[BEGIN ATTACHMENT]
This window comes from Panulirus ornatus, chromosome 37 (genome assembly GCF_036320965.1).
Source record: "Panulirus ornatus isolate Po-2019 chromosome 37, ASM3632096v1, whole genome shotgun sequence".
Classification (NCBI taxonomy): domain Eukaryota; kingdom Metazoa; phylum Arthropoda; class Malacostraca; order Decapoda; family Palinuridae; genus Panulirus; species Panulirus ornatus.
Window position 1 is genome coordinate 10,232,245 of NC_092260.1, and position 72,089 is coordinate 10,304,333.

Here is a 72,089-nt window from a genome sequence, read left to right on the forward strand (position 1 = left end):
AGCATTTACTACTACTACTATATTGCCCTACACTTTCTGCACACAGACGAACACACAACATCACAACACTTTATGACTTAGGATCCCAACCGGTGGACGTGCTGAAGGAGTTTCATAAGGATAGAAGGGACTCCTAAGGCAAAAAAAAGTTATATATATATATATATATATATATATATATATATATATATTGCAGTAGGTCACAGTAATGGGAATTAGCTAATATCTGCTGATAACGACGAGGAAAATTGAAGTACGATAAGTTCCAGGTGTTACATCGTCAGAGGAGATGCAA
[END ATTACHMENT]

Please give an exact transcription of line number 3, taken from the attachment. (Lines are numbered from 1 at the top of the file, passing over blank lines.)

Classification (NCBI taxonomy): domain Eukaryota; kingdom Metazoa; phylum Arthropoda; class Malacostraca; order Decapoda; family Palinuridae; genus Panulirus; species Panulirus ornatus.